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With the kind permission of Radio Free Europe/Radio Liberty, InfoUkes Inc. has been given rights to electronically re-print these articles on our web site. Visit the RFE/RL Ukrainian Service page for more information. Also visit the RFE/RL home page for news stories on other Eastern European and FSU countries.
UKRAINIAN PARLIAMENT BEGINS TO FORMALLY DISCHARGE OPPOSITION LAWMAKERS. Parliamentary speaker Oleksandr Moroz announced the withdrawal of 50 legislators from the Yulia Tymoshenko Bloc (BYuT) and one legislator from Our Ukraine during a session of the Verkhovna Rada on June 12, Ukrainian news agencies reported. The opposition BYuT and Our Ukraine held conventions on June 2 at which they approved the previous day's withdrawal of nearly 170 lawmakers from the Verkhovna Rada and invalidated their lists of candidates for the 2006 parliamentary elections. The withdrawal was part of last month's deal on early elections by President Viktor Yushchenko, Prime Minister Viktor Yanukovych, and parliament speaker Moroz, who agreed that the Verkhovna Rada should be dissolved based on the resignation of more than 150 opposition lawmakers. However, Moroz subsequently claimed that the pullout of lawmakers could legally take place only if he formally confirmed it at a session of parliament. On June 12, Moroz also reiterated that the seats vacated by opposition lawmakers may be filled by candidates remaining on the election lists of BYut and Our Ukraine. According to Moroz, the June 2 decisions of the two parties to invalidate their complete election lists are not legitimate, since they have not been confirmed by the Central Election Commission. Meanwhile, Yushchenko, who has called early elections for September 30, maintains that the Verkhovna Rada has become an illegitimate body following the resignation of opposition legislators. JM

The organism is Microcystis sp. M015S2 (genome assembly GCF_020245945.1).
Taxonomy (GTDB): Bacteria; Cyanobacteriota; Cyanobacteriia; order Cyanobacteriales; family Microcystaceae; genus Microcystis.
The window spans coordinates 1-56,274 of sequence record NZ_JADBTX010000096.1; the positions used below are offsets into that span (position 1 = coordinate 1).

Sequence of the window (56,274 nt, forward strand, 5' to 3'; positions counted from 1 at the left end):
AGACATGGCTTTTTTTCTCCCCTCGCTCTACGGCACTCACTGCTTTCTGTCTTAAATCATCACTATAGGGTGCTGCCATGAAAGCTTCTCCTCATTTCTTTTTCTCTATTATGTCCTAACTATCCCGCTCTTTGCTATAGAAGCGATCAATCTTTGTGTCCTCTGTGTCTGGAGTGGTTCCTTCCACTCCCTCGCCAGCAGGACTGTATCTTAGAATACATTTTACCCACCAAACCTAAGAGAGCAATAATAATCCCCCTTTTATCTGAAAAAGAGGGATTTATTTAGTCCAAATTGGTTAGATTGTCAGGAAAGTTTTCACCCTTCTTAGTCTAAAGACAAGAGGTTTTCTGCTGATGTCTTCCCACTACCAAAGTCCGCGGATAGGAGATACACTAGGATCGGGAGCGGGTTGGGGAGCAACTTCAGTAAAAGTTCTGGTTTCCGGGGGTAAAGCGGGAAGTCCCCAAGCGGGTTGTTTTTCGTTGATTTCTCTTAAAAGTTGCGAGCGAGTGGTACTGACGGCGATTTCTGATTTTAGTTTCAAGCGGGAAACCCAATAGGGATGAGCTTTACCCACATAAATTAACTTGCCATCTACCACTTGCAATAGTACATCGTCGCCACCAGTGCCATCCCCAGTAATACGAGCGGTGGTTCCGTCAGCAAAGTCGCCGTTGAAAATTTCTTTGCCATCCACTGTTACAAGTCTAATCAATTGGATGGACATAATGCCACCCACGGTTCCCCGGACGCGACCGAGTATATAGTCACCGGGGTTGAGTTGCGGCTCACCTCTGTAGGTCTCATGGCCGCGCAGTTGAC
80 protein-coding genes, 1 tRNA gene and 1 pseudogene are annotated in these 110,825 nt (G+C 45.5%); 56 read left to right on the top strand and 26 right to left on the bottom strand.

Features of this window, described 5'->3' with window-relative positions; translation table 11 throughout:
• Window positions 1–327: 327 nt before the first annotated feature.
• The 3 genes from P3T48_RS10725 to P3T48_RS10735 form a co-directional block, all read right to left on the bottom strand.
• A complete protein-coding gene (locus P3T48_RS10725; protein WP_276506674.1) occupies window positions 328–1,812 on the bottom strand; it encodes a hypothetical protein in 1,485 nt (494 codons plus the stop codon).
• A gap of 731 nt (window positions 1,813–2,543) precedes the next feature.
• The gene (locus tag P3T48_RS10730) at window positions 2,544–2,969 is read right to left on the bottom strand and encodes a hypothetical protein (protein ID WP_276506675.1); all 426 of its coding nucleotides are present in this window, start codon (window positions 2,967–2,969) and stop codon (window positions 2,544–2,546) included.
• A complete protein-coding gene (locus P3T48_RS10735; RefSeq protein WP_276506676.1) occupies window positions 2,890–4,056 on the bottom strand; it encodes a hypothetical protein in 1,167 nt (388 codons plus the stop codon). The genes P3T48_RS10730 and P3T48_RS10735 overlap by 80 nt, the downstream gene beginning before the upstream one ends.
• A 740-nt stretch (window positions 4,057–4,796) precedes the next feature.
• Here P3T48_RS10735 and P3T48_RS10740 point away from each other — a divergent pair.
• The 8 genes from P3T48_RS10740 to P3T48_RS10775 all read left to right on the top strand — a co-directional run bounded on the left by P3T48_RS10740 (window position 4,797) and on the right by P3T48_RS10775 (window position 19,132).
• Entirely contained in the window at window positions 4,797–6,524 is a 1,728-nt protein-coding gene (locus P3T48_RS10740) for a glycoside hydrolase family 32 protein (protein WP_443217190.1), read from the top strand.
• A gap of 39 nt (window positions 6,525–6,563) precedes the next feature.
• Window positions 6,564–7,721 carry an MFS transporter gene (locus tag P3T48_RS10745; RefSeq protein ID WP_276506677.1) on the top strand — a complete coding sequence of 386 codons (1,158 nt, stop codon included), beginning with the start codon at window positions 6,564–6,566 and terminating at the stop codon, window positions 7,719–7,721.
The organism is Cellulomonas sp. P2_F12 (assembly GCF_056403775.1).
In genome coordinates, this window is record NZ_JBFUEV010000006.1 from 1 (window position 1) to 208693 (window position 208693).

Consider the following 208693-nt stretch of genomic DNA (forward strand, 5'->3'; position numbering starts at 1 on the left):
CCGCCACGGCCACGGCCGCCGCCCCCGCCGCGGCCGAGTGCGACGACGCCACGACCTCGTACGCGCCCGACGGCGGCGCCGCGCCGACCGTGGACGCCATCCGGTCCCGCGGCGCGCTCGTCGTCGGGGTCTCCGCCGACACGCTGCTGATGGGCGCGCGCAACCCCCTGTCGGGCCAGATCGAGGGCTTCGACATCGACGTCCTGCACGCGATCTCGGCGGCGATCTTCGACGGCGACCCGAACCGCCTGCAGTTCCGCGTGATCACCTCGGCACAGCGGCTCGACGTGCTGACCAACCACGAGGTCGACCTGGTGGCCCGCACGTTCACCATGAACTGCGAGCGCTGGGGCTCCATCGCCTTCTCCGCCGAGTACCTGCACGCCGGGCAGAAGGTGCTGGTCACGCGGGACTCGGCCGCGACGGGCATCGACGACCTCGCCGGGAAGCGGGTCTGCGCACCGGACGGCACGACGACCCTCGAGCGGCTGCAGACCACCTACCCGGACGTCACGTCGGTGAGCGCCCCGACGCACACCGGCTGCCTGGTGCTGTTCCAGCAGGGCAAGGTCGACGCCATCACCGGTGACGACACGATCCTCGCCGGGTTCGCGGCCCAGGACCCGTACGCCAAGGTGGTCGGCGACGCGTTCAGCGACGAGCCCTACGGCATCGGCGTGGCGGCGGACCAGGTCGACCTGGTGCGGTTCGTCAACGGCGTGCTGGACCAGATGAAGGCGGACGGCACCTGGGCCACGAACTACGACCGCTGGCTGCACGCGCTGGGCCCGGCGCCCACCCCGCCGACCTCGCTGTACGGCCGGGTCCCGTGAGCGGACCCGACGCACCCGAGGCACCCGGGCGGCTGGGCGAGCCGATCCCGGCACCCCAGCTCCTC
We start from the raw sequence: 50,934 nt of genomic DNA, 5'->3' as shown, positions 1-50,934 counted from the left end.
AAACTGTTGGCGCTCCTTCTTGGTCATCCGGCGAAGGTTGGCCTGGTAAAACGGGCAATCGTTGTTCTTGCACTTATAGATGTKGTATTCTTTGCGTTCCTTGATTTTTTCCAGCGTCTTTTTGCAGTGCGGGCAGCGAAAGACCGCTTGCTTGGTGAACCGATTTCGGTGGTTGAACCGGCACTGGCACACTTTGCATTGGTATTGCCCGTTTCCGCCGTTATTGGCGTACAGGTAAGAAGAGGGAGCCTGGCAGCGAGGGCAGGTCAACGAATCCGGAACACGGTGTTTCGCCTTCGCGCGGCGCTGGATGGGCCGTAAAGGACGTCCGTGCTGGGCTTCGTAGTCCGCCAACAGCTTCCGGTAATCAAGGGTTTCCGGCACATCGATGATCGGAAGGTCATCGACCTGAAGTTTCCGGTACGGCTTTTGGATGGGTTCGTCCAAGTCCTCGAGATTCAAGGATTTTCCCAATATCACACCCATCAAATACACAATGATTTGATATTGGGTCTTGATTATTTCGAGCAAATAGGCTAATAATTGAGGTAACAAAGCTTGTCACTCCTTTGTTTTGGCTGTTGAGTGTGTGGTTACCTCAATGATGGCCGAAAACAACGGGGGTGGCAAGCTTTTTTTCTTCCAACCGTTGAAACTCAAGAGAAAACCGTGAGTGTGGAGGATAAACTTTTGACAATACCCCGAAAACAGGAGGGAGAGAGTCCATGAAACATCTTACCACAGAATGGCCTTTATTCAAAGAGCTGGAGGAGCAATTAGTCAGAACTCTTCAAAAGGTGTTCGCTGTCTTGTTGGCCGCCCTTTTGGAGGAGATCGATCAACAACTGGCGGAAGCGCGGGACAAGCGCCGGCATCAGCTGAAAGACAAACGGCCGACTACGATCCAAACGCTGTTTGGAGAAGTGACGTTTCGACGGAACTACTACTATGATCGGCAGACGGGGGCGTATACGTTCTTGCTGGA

MOLDOVA DISCUSSES TRANSDNIESTER WITH RUSSIA. Moldovan President Vladimir Voronin on June 10 discussed the future of the breakaway region of Transdniester with his Russian counterpart, Vladimir Putin, the news agency Basa reported on June 11. The two presidents, who met at a summit of leaders from the Commonwealth of Independent States (CIS) in St. Petersburg, also discussed the export of Moldovan wine to Russia. Putin in November 2006 promised to lift a ban on Moldovan wine, but exports have yet to resume (see "RFE/RL Newsline," November 30, 2006). Wine is Moldova's largest export item. No details were disclosed about discussions on either topic. The meeting was preceded by rumors in the Moldovan press that the two would sign a bilateral agreement on Transdniester. Fears of a deal that would circumvent the official multilateral format were roused in April when the Washington-based Jamestown Foundation revealed details of an alleged agreement between Moscow and Chisinau (see "RFE/RL Newsline," April 23 and 27, and May 7, 19, and 25, 2007). Russia and Moldova in November 2003 came near to striking a deal, known as the Kozak Memorandum. In an interview for the June 9-15 edition of the Ukrainian weekly "Zerkalo nedeli," Moldovan Foreign Minister Andrei Stratan dismissed the rumors, saying that there would be no new Kozak Memorandum or bilateral deal. Eighteen Moldovan political analysts, journalists, diplomats, and politicians on June 7 published an open letter calling for the Moldovan government to inform the public about the progress of talks with Russia about Transdniester, to return to multilateral talks, and to reassure the electorate that it remains committed to a cross-party declaration made in March 2005 stating Moldova's desire to join the EU. The letter's signatories said they were concerned about the nontransparent nature of talks with Russia, about a recent statement in which Voronin appeared to place relations with the EU and the CIS on an equal footing, and about a possible weakening of the government's commitment to the departure of Russian troops from Transdniester. AG